Concealed a nurse? - page 5

With the current news over gun control and gun rights legislation being pushed through Congress as a result of the tragedies of Aurora, CO, Newtown, CT and the others like them, the thought of... Read More

  1. by   gonementally2day
    i would never carry my weapon into where I work, BUT.......if I did home health again...........heck yeah i would carry into work!
  2. by   redhead_NURSE98!
    Quote from AggieNurse2B
    I can only say that if a patient or patient's family member ever has me at gunpoint, I hope like hell one of my co-workers has broken the rules and carried his/her gun to work and that he/she is gutsy enough to pull the trigger.
    I spend more time at the desk than most nurses, so I'm the first person that gets their face blown off. When I start carrying, if I feel a visitor that's been a horse's butt might come back later armed, I won't be hesitating to go to my car and carry it in. I'll work out the legal issues later. And polish my resume. I can hear it now. "Thanks for saving lives. You know we have to fire you, right?" lol
  3. by   billyboblewis
    I dont feel the need to carry a weapon. In many occasions you would not have the time to use it. In other cases it may be used against you. Many firearms owners seem to be careless in the handling of their weapons and the fewer around the happier I am.
  4. by   redhead_NURSE98!
    Quote from carrielwb
    What if your manger told you to bring in your gun and there was a vac outcome related to someone else getting their hands on it? What if you needed to use it and there was a serious injury/ fatality? What if innocent person was harmed. Potential life altering scenarios for yourself and your employer.
    Yeah, almost as life altering as everyone being killed by a kook that comes in armed, against people with no weapons whatsoever.
  5. by   redhead_NURSE98!
    Quote from armyicurn
    Everyone should carry. Open carry would be even better...Just like in the old days.
    Our instructor recommended against open carry, as you would be the first target to get rid of if, for example, someone goes into a convenience store with the intention of robbing it.
  6. by   loriangel14
    The answer to gun violence is not more guns.
  7. by   wooh
    Quote from loriangel14
    The answer to gun violence is not more guns.
    Well of course it is. We've got Canadians here saying how well more guns are solving the problem. More guns in Georgia than Canada, and Georgia has more gun violence. So obviously more guns is working, or, wait...
  8. by   rentalnurse
    we have a new code at our hosp "silver" for shooter. it paged its duck and cover or barricade. Our rent a cops dont carry and wont intervene in a code green. all we are equipped is CPI non violent intervention training, scary for us nurses. the hosp i switched to is more of a community hosp and no psych unit so not as many crazies coming in.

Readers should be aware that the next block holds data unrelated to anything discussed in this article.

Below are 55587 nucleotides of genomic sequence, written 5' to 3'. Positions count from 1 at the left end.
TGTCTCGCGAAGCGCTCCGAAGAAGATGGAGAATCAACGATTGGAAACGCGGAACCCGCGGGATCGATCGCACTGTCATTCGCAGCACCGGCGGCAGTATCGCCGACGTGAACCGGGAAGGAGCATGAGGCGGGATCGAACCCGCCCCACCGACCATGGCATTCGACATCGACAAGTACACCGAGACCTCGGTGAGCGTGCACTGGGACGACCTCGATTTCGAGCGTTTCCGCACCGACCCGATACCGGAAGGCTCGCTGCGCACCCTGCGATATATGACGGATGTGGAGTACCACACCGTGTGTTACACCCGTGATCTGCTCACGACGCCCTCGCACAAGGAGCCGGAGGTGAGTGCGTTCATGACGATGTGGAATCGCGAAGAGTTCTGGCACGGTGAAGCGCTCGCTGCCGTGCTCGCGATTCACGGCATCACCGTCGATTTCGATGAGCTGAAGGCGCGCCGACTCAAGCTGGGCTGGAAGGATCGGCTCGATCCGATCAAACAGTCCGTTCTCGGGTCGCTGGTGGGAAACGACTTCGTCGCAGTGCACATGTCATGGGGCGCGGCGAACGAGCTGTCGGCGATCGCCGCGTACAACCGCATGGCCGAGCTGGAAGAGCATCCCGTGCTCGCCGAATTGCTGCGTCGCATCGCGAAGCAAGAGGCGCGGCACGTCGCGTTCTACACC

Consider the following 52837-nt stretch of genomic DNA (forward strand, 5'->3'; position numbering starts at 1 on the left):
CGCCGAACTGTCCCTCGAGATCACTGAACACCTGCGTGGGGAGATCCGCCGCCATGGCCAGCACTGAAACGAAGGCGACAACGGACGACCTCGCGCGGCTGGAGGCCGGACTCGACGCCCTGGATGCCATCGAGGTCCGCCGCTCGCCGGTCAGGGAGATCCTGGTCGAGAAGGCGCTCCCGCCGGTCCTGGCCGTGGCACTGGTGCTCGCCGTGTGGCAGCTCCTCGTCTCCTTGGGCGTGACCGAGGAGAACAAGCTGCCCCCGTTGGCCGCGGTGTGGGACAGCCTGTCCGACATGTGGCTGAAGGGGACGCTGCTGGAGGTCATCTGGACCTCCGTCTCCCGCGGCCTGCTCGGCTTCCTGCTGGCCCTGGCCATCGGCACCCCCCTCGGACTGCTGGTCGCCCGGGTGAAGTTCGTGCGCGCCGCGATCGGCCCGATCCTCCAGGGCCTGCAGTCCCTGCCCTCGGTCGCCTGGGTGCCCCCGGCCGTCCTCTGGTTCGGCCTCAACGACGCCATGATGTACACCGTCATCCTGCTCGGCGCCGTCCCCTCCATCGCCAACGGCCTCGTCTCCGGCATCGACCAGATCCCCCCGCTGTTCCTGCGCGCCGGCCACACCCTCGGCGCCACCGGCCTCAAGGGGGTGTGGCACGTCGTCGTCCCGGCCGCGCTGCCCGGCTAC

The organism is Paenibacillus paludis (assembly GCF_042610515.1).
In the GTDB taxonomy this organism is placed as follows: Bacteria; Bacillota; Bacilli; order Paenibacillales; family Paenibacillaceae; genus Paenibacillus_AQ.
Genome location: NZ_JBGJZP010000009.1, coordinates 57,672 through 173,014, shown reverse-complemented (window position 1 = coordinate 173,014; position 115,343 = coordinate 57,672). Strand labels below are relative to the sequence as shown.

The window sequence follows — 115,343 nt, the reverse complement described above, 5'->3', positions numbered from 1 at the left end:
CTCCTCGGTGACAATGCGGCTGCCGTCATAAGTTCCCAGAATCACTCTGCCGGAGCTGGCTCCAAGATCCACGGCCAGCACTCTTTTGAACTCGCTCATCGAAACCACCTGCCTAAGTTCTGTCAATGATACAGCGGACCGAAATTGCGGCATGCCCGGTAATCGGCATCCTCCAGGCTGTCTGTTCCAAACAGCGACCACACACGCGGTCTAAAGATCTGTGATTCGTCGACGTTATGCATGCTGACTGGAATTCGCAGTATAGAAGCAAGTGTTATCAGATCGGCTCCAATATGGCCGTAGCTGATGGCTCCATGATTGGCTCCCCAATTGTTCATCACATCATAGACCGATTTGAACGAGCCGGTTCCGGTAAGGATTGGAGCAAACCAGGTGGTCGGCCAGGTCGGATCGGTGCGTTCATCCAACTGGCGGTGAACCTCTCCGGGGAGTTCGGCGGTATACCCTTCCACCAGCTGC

9. by   nytenurse65
    You know it is amazing that so many people blame weapons for all the things that people do with them, the problem is not the access to guns it is a mental health issue to where we as society has gotten to the point that every problem needs to handle with violence. I have my conceal carry and I will use it to defend myself if I am placed in danger and that is that I do not show it off or display it unless I have the all intent of using it and I will only use it to protect my life or those around me are threaten. As nurses we work in a volatile environment and we are the first to get blame and there is no security or protection against violence directed at us the facility we work will not protect us nor will they side with us if we protect ourselves.
  10. by   VivaLasViejas
    I used to drive long distances for the job I held about a dozen years ago as a regional nurse consultant for several ALF buildings in Washington and Oregon. I'd taken a police firearms safety course, and had my CC license as well as a snub-nosed .38 in my car. I figured a woman alone on the road needed three things to be safe: a cell phone, a credit card, and a gun. I was also glad the weapon lived in my glovebox when I worked 11P-7A at the hospital and had to navigate the parking lot at night with no security and a cast of motley characters hanging around the ER entrance.

    In all the years I've had my .38 I've never even come close to drawing it, but it's like having extra candles and lamp oil around during a severe storm: it's better to have it and not need it, than need it and not have it.
  11. by   Aurora77
    Anyone wanting to carry at work should check their local laws. My husband got his concealed carry license and in MO it's illegal to carry in public buildings like schools, hospitals, and churches, though the pastor or other church leadership can change that. I have no problem with anyone carrying concealed, but it should be done legally.
  12. by   NiteQwill
    I have a CCW/CHL and carry where possibly, legally. Although I don't carry at work, if given the opportunity, I would. As an ED nurse and sometimes working in triage, things have often ended in armed police response... 15-20 minutes later. I can't imagine an active shooter situation, the police would be there after the fact. I believe individual safety is an individual responsibility.
  13. by   Sezza83
    Wow, here in Australia, it's illegal to carry a gun and you have to jump through so many hoops to get a license it is near impossible. It really scares me that people think it is ok to carry a weapon.

    We don't have a fraction of the shooting that you guys have in America & you know why? Less guns in circulation!